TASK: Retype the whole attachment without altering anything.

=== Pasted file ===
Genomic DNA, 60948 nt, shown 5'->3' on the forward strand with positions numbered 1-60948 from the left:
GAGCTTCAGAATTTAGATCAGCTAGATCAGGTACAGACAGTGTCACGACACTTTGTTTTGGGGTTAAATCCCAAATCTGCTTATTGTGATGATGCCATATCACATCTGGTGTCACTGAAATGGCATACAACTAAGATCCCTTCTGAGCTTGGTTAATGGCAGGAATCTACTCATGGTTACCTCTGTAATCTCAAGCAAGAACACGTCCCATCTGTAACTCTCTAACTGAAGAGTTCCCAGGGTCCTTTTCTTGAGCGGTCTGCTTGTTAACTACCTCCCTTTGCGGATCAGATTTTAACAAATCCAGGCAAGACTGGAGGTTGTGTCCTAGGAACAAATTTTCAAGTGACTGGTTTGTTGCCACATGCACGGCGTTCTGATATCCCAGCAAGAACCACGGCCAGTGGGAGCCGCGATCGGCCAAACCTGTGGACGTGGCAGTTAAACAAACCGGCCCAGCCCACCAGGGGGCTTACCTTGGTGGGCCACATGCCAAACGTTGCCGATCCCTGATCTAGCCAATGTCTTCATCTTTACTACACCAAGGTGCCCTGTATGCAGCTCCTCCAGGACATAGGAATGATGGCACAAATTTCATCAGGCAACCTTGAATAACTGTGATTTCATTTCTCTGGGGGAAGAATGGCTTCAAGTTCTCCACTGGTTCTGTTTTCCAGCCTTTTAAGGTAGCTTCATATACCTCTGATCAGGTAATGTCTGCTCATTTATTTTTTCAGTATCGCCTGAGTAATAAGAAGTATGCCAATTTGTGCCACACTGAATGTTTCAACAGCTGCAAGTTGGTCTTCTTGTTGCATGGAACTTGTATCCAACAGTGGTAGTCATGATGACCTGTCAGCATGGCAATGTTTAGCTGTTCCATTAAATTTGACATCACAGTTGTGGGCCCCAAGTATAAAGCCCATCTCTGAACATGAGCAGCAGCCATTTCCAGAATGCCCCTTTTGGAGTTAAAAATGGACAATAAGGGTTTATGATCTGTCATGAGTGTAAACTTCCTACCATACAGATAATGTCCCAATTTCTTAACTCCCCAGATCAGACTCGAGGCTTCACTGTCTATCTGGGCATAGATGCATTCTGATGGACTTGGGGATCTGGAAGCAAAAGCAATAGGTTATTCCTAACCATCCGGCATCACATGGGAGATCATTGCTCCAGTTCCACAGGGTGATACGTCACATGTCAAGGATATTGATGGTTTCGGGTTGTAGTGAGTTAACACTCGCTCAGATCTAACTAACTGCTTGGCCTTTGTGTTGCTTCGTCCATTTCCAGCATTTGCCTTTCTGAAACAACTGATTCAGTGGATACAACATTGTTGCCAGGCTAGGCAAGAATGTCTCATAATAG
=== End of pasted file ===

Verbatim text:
Genomic DNA, 60948 nt, shown 5'->3' on the forward strand with positions numbered 1-60948 from the left:
GAGCTTCAGAATTTAGATCAGCTAGATCAGGTACAGACAGTGTCACGACACTTTGTTTTGGGGTTAAATCCCAAATCTGCTTATTGTGATGATGCCATATCACATCTGGTGTCACTGAAATGGCATACAACTAAGATCCCTTCTGAGCTTGGTTAATGGCAGGAATCTACTCATGGTTACCTCTGTAATCTCAAGCAAGAACACGTCCCATCTGTAACTCTCTAACTGAAGAGTTCCCAGGGTCCTTTTCTTGAGCGGTCTGCTTGTTAACTACCTCCCTTTGCGGATCAGATTTTAACAAATCCAGGCAAGACTGGAGGTTGTGTCCTAGGAACAAATTTTCAAGTGACTGGTTTGTTGCCACATGCACGGCGTTCTGATATCCCAGCAAGAACCACGGCCAGTGGGAGCCGCGATCGGCCAAACCTGTGGACGTGGCAGTTAAACAAACCGGCCCAGCCCACCAGGGGGCTTACCTTGGTGGGCCACATGCCAAACGTTGCCGATCCCTGATCTAGCCAATGTCTTCATCTTTACTACACCAAGGTGCCCTGTATGCAGCTCCTCCAGGACATAGGAATGATGGCACAAATTTCATCAGGCAACCTTGAATAACTGTGATTTCATTTCTCTGGGGGAAGAATGGCTTCAAGTTCTCCACTGGTTCTGTTTTCCAGCCTTTTAAGGTAGCTTCATATACCTCTGATCAGGTAATGTCTGCTCATTTATTTTTTCAGTATCGCCTGAGTAATAAGAAGTATGCCAATTTGTGCCACACTGAATGTTTCAACAGCTGCAAGTTGGTCTTCTTGTTGCATGGAACTTGTATCCAACAGTGGTAGTCATGATGACCTGTCAGCATGGCAATGTTTAGCTGTTCCATTAAATTTGACATCACAGTTGTGGGCCCCAAGTATAAAGCCCATCTCTGAACATGAGCAGCAGCCATTTCCAGAATGCCCCTTTTGGAGTTAAAAATGGACAATAAGGGTTTATGATCTGTCATGAGTGTAAACTTCCTACCATACAGATAATGTCCCAATTTCTTAACTCCCCAGATCAGACTCGAGGCTTCACTGTCTATCTGGGCATAGATGCATTCTGATGGACTTGGGGATCTGGAAGCAAAAGCAATAGGTTATTCCTAACCATCCGGCATCACATGGGAGATCATTGCTCCAGTTCCACAGGGTGATACGTCACATGTCAAGGATATTGATGGTTTCGGGTTGTAGTGAGTTAACACTCGCTCAGATCTAACTAACTGCTTGGCCTTTGTGTTGCTTCGTCCATTTCCAGCATTTGCCTTTCTGAAACAACTGATTCAGTGGATACAACATTGTTGCCAGGCTAGGCAAGAATGTCTCATAATAG